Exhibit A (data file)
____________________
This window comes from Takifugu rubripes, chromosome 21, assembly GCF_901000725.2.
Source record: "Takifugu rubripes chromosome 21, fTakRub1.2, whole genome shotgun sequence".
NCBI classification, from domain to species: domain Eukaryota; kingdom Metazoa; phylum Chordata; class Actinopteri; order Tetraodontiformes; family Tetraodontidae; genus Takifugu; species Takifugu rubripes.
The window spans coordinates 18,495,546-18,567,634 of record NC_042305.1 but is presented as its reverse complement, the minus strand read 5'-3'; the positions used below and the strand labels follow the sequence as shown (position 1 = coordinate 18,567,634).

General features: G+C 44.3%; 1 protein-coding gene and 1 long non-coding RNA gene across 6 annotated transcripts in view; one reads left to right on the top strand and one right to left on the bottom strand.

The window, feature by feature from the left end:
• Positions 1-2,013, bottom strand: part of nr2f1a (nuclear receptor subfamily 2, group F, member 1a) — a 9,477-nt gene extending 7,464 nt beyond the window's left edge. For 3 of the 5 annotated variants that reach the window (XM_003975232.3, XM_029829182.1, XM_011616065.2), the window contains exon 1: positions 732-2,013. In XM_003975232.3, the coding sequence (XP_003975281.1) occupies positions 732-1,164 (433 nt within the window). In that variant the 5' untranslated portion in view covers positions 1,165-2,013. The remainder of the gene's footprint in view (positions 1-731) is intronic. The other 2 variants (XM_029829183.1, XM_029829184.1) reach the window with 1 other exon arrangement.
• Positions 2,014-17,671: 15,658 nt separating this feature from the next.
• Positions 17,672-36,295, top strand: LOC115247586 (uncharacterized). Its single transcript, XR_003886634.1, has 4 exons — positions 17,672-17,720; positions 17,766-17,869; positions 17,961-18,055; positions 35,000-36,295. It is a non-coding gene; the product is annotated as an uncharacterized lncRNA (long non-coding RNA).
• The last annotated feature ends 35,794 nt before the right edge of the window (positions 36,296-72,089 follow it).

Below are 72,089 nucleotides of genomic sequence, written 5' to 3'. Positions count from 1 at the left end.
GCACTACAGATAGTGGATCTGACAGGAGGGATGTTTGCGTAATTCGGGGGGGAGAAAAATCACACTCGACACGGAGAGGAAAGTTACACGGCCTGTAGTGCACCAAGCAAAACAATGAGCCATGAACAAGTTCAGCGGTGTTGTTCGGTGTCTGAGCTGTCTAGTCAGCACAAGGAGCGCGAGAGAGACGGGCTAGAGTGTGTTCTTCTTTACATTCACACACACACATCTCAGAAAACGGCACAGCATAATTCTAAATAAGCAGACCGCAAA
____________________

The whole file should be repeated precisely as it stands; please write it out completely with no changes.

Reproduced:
This window comes from Takifugu rubripes, chromosome 21, assembly GCF_901000725.2.
Source record: "Takifugu rubripes chromosome 21, fTakRub1.2, whole genome shotgun sequence".
NCBI classification, from domain to species: domain Eukaryota; kingdom Metazoa; phylum Chordata; class Actinopteri; order Tetraodontiformes; family Tetraodontidae; genus Takifugu; species Takifugu rubripes.
The window spans coordinates 18,495,546-18,567,634 of record NC_042305.1 but is presented as its reverse complement, the minus strand read 5'-3'; the positions used below and the strand labels follow the sequence as shown (position 1 = coordinate 18,567,634).

General features: G+C 44.3%; 1 protein-coding gene and 1 long non-coding RNA gene across 6 annotated transcripts in view; one reads left to right on the top strand and one right to left on the bottom strand.

The window, feature by feature from the left end:
• Positions 1-2,013, bottom strand: part of nr2f1a (nuclear receptor subfamily 2, group F, member 1a) — a 9,477-nt gene extending 7,464 nt beyond the window's left edge. For 3 of the 5 annotated variants that reach the window (XM_003975232.3, XM_029829182.1, XM_011616065.2), the window contains exon 1: positions 732-2,013. In XM_003975232.3, the coding sequence (XP_003975281.1) occupies positions 732-1,164 (433 nt within the window). In that variant the 5' untranslated portion in view covers positions 1,165-2,013. The remainder of the gene's footprint in view (positions 1-731) is intronic. The other 2 variants (XM_029829183.1, XM_029829184.1) reach the window with 1 other exon arrangement.
• Positions 2,014-17,671: 15,658 nt separating this feature from the next.
• Positions 17,672-36,295, top strand: LOC115247586 (uncharacterized). Its single transcript, XR_003886634.1, has 4 exons — positions 17,672-17,720; positions 17,766-17,869; positions 17,961-18,055; positions 35,000-36,295. It is a non-coding gene; the product is annotated as an uncharacterized lncRNA (long non-coding RNA).
• The last annotated feature ends 35,794 nt before the right edge of the window (positions 36,296-72,089 follow it).

Below are 72,089 nucleotides of genomic sequence, written 5' to 3'. Positions count from 1 at the left end.
GCACTACAGATAGTGGATCTGACAGGAGGGATGTTTGCGTAATTCGGGGGGGAGAAAAATCACACTCGACACGGAGAGGAAAGTTACACGGCCTGTAGTGCACCAAGCAAAACAATGAGCCATGAACAAGTTCAGCGGTGTTGTTCGGTGTCTGAGCTGTCTAGTCAGCACAAGGAGCGCGAGAGAGACGGGCTAGAGTGTGTTCTTCTTTACATTCACACACACACATCTCAGAAAACGGCACAGCATAATTCTAAATAAGCAGACCGCAAA